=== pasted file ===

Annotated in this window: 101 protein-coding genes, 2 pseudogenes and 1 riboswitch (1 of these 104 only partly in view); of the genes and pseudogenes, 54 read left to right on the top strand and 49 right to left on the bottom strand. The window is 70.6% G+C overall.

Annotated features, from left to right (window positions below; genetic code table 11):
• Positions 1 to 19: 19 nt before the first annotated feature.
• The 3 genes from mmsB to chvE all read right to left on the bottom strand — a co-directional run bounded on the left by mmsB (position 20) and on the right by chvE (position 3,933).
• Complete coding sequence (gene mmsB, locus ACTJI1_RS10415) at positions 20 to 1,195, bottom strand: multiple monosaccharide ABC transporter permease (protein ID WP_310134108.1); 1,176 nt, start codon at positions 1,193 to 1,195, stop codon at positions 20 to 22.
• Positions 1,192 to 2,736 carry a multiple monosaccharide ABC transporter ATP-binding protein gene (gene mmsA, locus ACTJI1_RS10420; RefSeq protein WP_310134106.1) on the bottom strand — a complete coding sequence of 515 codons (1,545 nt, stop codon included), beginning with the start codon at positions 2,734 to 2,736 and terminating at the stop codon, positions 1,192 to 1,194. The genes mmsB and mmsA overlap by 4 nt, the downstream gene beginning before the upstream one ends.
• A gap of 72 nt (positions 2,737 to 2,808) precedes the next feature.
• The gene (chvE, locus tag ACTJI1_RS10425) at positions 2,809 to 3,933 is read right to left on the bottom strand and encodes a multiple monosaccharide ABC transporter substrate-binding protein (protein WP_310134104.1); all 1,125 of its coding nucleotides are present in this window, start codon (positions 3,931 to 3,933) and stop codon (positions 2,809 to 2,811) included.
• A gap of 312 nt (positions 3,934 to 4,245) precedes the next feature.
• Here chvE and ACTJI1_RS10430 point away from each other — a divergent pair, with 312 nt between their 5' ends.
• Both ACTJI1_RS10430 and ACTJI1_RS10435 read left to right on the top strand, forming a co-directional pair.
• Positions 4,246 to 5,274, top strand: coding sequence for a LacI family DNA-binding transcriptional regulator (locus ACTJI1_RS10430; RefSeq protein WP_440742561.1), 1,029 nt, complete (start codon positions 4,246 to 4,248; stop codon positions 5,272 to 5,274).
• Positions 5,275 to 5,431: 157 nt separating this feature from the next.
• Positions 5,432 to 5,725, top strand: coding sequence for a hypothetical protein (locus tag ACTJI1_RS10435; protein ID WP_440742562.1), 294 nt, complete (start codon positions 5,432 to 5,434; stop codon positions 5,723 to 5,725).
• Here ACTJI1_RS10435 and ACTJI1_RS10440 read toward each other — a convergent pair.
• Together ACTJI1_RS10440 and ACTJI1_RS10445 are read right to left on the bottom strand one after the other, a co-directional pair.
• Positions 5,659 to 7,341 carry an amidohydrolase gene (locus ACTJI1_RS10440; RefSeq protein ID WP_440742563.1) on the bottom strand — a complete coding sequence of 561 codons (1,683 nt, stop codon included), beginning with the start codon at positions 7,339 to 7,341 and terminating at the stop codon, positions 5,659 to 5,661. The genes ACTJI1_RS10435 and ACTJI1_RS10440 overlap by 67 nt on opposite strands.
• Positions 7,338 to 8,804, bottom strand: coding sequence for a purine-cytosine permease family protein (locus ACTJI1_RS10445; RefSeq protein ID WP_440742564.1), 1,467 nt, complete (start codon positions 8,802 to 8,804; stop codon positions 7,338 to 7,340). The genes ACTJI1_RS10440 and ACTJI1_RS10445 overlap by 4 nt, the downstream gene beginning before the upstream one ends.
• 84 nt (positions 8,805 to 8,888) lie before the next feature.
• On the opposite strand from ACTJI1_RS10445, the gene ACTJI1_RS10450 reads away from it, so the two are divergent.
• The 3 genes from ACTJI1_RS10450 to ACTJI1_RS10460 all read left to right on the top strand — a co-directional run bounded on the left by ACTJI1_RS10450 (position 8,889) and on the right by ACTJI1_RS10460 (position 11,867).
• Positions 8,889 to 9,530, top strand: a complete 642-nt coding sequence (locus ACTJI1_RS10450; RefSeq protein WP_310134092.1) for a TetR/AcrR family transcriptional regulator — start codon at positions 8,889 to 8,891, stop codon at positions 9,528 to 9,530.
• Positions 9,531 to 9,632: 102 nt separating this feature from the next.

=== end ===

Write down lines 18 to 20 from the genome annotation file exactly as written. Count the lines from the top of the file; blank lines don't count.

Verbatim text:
• Positions 7,338 to 8,804, bottom strand: coding sequence for a purine-cytosine permease family protein (locus ACTJI1_RS10445; RefSeq protein ID WP_440742564.1), 1,467 nt, complete (start codon positions 8,802 to 8,804; stop codon positions 7,338 to 7,340). The genes ACTJI1_RS10440 and ACTJI1_RS10445 overlap by 4 nt, the downstream gene beginning before the upstream one ends.
• 84 nt (positions 8,805 to 8,888) lie before the next feature.
• On the opposite strand from ACTJI1_RS10445, the gene ACTJI1_RS10450 reads away from it, so the two are divergent.